Equipment you need to compete

Equipment you need to compete

The two most common reasons people who are interested in strength sports cite as to why they cannot actually compete are 1) because they are not strong enough and 2) because they can’t afford it. I have previously addressed why the former reason is invalid, but today I wanted to discuss the latter.

Many people assume that competing in powerlifting or strong(wo)man is incredibly expensive. Don’t get me wrong: it can be. However, you do not need the fanciest belts, sleeves and wraps in the world to step on the platform. Many people show up with the bare minimum, and outperform those who have all the bells and whistles. When I am travelling, I often don’t have my belt or shoes with me, and I can get by just fine. In fact, I squatted the most weight ever with no knee sleeves or wraps.
My gym bag

The normal contents of my gym bag

If you are interested in competing, at the bare minimum, you will need to pay a competition entrance fee (in the UK, this is typically between £15 and 25). In addition, if you are competing in powerlifting, you will also need to pay the relevant membership fee for your chosen federation (some let you pay for a daily membership, while others require an annual fee).
To compete in powerlifting, the only essential items you need are:
  • A singlet
  • A t-shirt (check the rules of your federation)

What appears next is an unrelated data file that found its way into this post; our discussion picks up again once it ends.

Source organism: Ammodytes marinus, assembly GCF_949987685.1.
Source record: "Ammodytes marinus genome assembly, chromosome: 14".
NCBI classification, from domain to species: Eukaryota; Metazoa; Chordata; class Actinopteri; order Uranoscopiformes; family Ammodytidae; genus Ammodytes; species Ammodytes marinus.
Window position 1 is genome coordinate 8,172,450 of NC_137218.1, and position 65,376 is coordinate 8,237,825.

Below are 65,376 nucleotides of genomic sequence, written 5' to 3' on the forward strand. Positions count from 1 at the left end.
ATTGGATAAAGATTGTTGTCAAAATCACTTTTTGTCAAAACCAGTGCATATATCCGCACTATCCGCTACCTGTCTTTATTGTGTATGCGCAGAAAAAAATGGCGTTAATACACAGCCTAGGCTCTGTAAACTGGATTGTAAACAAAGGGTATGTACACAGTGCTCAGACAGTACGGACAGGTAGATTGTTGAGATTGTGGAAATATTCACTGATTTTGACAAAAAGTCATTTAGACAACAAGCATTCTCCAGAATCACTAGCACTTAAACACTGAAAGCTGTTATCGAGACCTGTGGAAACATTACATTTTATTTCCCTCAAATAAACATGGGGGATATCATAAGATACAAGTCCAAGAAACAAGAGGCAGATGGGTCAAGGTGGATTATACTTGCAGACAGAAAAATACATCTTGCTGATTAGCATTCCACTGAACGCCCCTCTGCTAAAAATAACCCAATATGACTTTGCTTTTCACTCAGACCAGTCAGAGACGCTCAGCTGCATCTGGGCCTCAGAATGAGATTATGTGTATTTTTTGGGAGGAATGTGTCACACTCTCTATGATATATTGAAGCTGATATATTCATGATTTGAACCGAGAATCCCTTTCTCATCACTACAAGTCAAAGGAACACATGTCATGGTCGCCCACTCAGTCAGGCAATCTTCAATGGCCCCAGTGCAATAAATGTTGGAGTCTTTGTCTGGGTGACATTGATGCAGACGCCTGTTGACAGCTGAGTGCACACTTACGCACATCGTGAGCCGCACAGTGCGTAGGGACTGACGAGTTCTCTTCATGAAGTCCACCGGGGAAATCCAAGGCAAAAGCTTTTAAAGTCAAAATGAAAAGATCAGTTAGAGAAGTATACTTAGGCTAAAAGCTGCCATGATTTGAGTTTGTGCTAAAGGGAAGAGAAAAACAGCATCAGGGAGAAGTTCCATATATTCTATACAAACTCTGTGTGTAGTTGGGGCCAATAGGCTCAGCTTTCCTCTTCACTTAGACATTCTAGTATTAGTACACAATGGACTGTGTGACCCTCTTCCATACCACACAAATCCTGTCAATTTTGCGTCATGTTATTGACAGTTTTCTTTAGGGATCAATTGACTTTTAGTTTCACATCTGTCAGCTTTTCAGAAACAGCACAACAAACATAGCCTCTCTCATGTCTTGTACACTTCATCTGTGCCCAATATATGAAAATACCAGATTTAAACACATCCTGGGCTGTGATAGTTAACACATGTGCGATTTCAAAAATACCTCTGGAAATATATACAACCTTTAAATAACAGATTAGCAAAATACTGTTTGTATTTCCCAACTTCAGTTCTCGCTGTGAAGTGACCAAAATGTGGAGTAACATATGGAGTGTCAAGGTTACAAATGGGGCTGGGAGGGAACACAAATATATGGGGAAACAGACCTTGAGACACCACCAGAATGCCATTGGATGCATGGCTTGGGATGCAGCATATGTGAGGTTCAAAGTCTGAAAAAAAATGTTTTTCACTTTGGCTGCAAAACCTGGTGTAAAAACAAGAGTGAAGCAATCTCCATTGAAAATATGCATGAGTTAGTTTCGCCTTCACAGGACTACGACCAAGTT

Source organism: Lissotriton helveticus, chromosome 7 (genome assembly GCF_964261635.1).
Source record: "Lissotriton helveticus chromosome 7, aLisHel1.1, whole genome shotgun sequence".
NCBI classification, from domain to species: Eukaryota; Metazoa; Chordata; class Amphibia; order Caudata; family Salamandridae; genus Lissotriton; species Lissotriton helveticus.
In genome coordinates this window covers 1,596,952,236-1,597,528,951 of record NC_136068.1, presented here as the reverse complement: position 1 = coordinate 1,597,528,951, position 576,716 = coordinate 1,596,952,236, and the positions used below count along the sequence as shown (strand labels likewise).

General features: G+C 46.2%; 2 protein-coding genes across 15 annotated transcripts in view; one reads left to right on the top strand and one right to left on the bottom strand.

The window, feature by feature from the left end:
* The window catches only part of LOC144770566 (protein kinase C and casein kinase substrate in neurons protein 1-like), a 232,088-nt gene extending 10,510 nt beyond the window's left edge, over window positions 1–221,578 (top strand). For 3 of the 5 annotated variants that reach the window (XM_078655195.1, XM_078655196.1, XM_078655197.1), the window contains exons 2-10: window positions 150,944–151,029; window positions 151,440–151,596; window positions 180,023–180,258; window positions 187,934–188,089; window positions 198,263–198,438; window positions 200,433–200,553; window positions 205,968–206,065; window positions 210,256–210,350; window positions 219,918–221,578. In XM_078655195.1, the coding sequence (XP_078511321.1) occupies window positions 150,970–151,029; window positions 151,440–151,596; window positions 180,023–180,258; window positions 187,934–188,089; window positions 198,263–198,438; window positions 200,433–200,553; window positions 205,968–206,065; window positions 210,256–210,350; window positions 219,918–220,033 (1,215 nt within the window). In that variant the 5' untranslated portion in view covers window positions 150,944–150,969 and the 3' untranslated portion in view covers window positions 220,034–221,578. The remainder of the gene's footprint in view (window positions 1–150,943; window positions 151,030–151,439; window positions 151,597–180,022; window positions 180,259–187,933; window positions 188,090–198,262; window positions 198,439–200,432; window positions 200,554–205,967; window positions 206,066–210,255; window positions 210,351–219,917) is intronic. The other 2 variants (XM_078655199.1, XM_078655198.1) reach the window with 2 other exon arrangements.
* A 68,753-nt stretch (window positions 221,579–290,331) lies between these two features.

• One pair of shoes (many people choose flat-soled shoes such as Converse, as you can squat, bench and deadlift in them)
  • One pair of knee-high socks (many people think wearing knee-high socks is simply about making a fashion statement, but it’s usually a requirement to prevent your shins from bleeding all over the bar during deadlifts)
Not just a fashion statement

Not just a fashion statement

In strong(wo)man competitions, you will usually be given a t-shirt, and you can wear regular gym clothes to compete. That is literally all you need to compete – I have even seen people do the majority of events in their socks!

Or, in my case, no shoes or socks!

Beyond this, believe it or not, everything is an optional add-on. In powerlifting, you can look at adding the following:
  • A belt (you will need to check the width/padding specifications of your chosen federation to ensure your belt complies)
  • Olympic lifting shoes (for squatting, and perhaps benching)
  • Wrist wraps (for squats and benching)
  • Knee sleeves (for squats)
  • Knee wraps (only some federations allow wraps)
  • Chalk
  • Nose tork (some people hate using this, so I’d recommend trying it before the day of your competition)
  • If you are competing in a geared federation, you will also need a bench shirt and squat and deadlift suits, however, most beginners will be competing “raw”
For strong(wo)man, you can add:
  • A belt (unlike in powerlifting, there are usually no restrictions on belts)
  • Wrist straps (often allowed during deadlift events, but not farmers walks or other grip events)
  • Knee sleeves
  • Elbow sleeves
  • Wrist wraps (for overhead events)
  • Shoes for outside/pulling events (e.g. hiking boots)
  • Chalk
  • Nose tork
  • Tacky and tape for atlas stone events
Obviously, the costs of the above items can vary greatly – particularly when it comes to lifting belts and shoes. But you should not assume that you cannot afford to compete simply because you do not have all the equipment, which is really only optional.
Have you ever thought about competing? If you compete, is there anything else you consider to be an essential item?
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